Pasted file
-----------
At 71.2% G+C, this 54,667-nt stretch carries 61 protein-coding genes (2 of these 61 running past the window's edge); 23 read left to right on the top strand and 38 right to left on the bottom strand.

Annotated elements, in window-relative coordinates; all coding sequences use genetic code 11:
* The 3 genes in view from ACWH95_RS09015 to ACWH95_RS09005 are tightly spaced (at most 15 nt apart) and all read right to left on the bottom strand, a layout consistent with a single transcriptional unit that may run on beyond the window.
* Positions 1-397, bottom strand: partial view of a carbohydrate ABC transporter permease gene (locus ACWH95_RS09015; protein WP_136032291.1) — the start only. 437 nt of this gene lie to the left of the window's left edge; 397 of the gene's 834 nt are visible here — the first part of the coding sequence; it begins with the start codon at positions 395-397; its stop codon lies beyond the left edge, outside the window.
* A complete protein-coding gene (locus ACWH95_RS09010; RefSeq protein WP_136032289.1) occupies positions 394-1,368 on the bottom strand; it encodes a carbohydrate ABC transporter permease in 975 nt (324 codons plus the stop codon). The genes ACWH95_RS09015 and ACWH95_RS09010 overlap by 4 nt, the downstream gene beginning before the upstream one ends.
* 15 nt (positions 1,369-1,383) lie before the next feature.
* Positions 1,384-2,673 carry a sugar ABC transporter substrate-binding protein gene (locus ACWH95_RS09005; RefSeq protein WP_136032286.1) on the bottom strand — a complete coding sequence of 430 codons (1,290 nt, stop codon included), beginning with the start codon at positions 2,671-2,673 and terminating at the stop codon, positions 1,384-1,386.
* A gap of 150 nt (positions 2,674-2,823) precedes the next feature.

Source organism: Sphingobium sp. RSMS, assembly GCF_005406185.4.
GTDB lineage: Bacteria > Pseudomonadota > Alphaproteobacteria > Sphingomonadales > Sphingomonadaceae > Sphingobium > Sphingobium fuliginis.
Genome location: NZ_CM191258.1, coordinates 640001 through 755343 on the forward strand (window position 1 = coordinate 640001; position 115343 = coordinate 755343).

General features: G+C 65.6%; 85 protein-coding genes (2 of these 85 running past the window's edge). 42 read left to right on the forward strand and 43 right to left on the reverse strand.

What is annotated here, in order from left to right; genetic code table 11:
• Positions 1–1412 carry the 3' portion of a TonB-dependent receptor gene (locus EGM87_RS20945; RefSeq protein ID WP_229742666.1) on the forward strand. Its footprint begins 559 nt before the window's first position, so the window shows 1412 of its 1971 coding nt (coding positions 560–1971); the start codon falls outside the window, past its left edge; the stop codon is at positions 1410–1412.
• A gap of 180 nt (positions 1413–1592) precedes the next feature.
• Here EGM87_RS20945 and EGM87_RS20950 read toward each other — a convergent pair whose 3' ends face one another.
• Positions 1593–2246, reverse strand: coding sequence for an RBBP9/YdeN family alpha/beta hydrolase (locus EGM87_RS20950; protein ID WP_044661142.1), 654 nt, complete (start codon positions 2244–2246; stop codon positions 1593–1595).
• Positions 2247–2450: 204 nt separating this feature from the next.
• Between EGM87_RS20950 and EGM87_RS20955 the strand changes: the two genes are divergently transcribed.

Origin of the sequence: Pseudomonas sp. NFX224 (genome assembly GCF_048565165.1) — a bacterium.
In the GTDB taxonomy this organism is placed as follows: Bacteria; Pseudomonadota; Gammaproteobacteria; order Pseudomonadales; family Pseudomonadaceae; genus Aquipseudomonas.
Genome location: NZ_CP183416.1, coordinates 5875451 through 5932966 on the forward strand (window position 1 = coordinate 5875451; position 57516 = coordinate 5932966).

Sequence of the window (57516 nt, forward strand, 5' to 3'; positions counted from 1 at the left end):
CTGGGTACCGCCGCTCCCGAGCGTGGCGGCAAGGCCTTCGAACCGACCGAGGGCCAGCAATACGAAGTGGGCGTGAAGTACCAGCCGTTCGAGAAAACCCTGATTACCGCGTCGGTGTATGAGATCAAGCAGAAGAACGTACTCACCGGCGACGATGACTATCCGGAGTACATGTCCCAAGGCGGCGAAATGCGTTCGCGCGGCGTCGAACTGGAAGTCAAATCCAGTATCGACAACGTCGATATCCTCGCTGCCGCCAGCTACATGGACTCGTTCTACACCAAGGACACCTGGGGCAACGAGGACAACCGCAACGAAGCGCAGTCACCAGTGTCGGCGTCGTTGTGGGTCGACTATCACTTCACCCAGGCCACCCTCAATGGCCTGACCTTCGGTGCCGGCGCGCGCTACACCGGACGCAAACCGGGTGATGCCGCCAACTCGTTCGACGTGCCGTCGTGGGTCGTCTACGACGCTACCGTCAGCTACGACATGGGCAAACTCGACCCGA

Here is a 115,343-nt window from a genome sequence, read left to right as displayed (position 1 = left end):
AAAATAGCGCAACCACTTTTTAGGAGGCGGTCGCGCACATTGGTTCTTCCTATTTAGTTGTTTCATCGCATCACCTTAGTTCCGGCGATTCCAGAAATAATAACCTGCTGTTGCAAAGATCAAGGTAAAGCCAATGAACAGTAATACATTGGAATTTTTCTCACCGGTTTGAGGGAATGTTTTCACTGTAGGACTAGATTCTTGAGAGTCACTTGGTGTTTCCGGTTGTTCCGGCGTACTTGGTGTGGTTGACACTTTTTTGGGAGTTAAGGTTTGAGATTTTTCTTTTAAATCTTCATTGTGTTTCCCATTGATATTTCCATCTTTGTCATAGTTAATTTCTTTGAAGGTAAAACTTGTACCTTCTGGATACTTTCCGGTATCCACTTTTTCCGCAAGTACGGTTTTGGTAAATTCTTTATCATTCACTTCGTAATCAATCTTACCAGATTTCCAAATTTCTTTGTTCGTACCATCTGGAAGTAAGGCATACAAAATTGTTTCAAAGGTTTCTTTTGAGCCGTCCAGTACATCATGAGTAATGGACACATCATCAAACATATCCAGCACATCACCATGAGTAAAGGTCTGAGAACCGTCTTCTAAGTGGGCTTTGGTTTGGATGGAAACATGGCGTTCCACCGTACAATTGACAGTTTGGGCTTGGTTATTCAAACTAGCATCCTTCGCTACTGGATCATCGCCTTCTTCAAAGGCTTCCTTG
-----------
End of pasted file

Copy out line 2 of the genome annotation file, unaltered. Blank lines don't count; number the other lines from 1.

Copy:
Annotated elements, in window-relative coordinates; all coding sequences use genetic code 11: